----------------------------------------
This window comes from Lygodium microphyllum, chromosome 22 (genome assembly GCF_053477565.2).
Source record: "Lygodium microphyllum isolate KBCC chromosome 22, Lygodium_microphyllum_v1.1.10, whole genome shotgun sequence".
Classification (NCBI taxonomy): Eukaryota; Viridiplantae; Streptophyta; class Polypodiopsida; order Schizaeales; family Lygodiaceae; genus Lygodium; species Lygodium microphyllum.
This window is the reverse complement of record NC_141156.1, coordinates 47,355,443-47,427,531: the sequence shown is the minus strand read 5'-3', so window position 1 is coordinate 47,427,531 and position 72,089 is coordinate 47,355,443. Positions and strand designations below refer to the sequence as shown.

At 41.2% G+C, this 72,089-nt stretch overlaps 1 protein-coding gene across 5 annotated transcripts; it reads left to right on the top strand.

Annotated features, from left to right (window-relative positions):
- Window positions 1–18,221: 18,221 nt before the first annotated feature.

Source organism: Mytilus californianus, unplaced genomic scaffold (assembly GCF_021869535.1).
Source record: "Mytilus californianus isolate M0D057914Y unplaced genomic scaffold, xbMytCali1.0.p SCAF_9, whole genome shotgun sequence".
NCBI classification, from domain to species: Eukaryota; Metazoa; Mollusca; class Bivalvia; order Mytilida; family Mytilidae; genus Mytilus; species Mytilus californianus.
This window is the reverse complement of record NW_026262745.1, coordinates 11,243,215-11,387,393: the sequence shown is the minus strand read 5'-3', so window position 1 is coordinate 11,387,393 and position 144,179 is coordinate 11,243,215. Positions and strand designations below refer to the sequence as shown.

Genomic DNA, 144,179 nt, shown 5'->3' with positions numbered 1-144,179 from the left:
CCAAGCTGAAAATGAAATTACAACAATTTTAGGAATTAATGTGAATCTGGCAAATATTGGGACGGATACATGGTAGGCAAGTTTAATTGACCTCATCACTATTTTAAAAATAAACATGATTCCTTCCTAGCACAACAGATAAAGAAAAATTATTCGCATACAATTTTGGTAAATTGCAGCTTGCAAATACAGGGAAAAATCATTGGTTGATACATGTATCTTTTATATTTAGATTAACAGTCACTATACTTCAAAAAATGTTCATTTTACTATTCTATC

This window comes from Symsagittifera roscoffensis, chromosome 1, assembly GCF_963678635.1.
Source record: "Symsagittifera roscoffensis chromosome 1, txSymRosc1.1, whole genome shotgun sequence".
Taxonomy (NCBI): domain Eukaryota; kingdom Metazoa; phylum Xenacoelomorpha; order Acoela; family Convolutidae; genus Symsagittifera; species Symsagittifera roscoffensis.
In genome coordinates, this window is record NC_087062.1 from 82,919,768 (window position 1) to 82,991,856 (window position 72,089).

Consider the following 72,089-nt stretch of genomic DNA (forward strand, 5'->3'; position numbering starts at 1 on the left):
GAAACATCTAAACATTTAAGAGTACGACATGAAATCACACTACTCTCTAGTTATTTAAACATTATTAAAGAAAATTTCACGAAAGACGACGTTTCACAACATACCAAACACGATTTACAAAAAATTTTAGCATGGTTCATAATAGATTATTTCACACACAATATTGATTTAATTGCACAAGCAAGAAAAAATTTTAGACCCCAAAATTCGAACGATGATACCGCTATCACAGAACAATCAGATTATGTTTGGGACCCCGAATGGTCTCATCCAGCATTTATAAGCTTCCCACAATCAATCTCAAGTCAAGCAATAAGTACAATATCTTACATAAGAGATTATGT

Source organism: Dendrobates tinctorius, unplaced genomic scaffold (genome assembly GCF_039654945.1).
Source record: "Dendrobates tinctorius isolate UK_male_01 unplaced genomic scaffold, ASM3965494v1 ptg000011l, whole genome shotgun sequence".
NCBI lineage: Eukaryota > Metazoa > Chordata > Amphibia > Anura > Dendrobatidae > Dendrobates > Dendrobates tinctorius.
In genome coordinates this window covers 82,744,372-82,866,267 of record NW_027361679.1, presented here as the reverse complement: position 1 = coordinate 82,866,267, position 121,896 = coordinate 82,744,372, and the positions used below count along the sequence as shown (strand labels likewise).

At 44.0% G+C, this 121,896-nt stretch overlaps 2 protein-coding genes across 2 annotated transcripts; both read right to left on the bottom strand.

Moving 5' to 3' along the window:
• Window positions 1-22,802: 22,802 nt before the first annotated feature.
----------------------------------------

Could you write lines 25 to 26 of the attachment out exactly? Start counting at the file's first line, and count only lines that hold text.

Moving 5' to 3' along the window:
• Window positions 1-22,802: 22,802 nt before the first annotated feature.